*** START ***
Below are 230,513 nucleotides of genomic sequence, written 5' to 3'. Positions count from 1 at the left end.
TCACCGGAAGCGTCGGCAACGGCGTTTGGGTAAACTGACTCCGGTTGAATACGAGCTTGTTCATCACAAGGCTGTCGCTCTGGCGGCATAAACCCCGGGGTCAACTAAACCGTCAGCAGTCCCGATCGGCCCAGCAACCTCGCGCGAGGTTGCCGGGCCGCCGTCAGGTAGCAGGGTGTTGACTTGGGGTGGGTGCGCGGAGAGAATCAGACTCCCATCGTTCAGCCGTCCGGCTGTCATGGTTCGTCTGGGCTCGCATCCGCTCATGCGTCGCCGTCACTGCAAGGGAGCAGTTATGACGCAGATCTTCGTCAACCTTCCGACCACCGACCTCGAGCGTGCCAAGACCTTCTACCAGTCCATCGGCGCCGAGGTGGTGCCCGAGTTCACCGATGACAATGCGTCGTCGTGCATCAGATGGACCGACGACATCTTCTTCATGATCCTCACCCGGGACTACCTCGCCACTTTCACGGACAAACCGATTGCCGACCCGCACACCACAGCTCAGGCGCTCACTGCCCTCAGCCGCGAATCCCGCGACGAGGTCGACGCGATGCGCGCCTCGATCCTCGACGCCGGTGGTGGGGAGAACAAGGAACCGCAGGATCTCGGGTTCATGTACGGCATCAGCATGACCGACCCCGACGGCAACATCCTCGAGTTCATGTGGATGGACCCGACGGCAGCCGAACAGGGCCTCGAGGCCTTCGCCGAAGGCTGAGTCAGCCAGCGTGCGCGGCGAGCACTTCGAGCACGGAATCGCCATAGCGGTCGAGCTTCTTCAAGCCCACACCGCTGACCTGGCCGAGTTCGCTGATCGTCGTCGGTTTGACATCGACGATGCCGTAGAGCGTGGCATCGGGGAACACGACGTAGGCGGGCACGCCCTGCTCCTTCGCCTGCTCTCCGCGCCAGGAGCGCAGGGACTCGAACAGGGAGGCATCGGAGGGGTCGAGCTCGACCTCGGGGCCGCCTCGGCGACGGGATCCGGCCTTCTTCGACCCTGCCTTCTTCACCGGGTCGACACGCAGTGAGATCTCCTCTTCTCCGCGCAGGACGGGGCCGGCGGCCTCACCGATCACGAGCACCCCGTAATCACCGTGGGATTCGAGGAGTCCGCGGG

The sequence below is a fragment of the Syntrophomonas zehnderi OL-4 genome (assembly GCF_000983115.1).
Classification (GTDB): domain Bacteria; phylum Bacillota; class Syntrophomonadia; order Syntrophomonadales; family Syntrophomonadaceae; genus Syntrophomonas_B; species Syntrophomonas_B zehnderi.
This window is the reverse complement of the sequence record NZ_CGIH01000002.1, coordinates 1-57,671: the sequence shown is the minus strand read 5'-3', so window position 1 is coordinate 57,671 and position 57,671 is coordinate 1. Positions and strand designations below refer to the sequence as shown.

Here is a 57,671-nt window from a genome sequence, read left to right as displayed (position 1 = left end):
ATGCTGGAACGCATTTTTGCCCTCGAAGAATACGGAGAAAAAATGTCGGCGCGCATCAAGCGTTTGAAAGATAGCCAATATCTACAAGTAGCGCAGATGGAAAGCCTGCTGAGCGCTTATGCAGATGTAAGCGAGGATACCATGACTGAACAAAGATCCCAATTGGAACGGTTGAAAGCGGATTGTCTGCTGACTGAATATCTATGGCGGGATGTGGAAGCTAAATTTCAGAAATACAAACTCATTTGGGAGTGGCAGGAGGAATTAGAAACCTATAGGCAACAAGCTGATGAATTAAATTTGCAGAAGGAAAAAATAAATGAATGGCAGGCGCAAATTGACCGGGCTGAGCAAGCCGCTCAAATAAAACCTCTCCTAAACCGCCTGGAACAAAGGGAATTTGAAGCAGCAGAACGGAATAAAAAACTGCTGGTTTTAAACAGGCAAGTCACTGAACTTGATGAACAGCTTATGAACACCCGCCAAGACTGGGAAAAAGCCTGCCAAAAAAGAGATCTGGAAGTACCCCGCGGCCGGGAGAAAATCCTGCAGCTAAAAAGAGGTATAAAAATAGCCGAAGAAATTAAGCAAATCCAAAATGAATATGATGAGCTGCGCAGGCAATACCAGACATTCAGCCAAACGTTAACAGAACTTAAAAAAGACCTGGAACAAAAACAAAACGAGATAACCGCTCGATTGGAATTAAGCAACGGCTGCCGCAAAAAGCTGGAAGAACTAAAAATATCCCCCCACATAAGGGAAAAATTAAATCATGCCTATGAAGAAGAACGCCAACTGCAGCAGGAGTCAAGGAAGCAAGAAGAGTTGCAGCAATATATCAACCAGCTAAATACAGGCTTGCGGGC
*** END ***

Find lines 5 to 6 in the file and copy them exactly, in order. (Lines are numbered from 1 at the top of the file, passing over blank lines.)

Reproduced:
This window is the reverse complement of the sequence record NZ_CGIH01000002.1, coordinates 1-57,671: the sequence shown is the minus strand read 5'-3', so window position 1 is coordinate 57,671 and position 57,671 is coordinate 1. Positions and strand designations below refer to the sequence as shown.

Here is a 57,671-nt window from a genome sequence, read left to right as displayed (position 1 = left end):